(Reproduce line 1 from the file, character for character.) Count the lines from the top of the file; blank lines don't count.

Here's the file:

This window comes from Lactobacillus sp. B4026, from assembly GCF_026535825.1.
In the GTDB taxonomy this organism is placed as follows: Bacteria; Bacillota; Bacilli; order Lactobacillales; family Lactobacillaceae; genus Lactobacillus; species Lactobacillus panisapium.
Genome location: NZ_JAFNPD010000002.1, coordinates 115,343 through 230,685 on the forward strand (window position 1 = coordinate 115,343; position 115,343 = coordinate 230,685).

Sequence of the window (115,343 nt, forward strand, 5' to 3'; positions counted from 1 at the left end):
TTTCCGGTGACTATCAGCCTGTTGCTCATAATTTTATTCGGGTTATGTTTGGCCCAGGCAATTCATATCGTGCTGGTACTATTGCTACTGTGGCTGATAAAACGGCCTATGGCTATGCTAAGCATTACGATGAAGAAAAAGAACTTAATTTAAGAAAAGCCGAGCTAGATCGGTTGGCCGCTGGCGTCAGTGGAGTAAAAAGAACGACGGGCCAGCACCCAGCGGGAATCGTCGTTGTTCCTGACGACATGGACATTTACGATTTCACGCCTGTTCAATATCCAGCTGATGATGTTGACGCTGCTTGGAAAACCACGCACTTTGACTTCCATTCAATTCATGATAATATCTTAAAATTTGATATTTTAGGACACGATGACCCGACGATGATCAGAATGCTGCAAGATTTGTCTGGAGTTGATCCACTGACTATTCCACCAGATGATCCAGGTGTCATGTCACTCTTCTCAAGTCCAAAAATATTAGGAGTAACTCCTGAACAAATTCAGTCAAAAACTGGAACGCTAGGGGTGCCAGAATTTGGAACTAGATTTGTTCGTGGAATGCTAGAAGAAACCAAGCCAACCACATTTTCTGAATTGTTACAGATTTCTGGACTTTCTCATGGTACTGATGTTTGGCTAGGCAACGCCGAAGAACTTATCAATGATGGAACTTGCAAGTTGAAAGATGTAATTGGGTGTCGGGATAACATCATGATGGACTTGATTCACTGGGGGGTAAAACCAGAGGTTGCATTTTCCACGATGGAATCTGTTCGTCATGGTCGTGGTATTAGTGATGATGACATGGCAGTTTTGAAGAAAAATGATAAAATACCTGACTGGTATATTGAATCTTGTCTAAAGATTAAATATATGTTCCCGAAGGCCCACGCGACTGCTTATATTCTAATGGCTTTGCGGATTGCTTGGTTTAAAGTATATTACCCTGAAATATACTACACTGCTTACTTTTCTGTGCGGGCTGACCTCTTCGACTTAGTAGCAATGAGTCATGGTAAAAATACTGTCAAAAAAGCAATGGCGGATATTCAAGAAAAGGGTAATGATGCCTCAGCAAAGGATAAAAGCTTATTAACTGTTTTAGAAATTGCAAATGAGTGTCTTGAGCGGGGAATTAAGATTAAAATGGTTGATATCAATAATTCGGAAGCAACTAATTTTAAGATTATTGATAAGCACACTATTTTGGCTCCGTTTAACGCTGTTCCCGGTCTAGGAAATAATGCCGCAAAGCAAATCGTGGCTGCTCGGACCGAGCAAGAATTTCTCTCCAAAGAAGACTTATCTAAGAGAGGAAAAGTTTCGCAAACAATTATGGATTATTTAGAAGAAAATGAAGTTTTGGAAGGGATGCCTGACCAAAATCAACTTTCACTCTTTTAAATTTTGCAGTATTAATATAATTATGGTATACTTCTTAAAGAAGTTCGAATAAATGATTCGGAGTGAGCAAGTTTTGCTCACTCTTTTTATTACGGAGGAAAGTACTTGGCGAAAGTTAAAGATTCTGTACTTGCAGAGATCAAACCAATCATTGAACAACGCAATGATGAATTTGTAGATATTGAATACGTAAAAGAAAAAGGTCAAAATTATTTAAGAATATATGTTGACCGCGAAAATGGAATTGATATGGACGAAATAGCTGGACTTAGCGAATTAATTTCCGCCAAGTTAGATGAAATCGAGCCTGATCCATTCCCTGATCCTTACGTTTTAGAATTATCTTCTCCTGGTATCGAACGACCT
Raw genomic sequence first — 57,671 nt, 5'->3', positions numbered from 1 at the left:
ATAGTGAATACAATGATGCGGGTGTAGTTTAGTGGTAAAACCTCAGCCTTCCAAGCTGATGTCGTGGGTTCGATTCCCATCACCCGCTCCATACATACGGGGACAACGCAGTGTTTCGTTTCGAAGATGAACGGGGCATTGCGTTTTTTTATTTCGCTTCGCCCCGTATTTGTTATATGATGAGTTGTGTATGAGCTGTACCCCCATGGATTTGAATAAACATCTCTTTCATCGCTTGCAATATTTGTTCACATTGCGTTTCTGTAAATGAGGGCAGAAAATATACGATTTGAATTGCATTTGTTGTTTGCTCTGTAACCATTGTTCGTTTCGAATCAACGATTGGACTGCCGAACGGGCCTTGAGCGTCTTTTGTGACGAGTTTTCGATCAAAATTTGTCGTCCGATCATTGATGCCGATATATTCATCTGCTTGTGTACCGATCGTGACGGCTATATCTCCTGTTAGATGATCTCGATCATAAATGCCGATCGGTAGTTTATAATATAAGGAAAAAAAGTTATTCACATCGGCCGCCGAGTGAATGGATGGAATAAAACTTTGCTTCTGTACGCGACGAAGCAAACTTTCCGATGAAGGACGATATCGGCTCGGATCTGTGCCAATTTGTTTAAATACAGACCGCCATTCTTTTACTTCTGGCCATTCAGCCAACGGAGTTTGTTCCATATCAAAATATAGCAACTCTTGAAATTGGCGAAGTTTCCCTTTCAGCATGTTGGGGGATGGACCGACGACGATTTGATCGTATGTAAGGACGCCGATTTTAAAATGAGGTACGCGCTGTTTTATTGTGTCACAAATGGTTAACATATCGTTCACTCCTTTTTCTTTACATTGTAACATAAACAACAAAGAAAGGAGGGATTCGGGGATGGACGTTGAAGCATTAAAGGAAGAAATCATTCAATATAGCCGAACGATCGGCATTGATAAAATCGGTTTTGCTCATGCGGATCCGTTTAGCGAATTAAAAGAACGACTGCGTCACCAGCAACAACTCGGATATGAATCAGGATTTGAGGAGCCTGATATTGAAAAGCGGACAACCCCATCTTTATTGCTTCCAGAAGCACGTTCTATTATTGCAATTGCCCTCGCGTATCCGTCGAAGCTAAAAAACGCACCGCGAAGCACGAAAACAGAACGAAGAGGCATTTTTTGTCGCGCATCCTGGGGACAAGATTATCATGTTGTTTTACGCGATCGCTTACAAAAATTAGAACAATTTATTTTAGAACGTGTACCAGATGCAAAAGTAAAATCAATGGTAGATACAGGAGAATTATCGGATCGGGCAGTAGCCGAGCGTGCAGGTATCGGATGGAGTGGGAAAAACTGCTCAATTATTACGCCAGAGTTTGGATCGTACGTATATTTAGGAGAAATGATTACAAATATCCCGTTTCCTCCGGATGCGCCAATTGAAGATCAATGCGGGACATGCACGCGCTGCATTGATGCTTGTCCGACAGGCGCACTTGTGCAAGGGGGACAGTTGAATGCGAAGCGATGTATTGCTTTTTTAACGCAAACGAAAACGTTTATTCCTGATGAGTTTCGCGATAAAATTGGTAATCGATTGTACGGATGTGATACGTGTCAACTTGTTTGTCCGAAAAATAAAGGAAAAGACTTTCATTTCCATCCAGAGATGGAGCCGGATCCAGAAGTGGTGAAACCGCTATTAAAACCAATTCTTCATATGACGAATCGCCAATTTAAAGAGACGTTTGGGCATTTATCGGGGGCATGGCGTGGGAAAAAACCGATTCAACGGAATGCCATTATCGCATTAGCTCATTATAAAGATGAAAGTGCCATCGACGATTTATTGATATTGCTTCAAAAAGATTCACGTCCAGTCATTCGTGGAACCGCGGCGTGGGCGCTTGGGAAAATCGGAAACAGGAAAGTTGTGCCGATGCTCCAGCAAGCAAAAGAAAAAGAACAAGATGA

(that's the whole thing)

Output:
This window comes from Lactobacillus sp. B4026, from assembly GCF_026535825.1.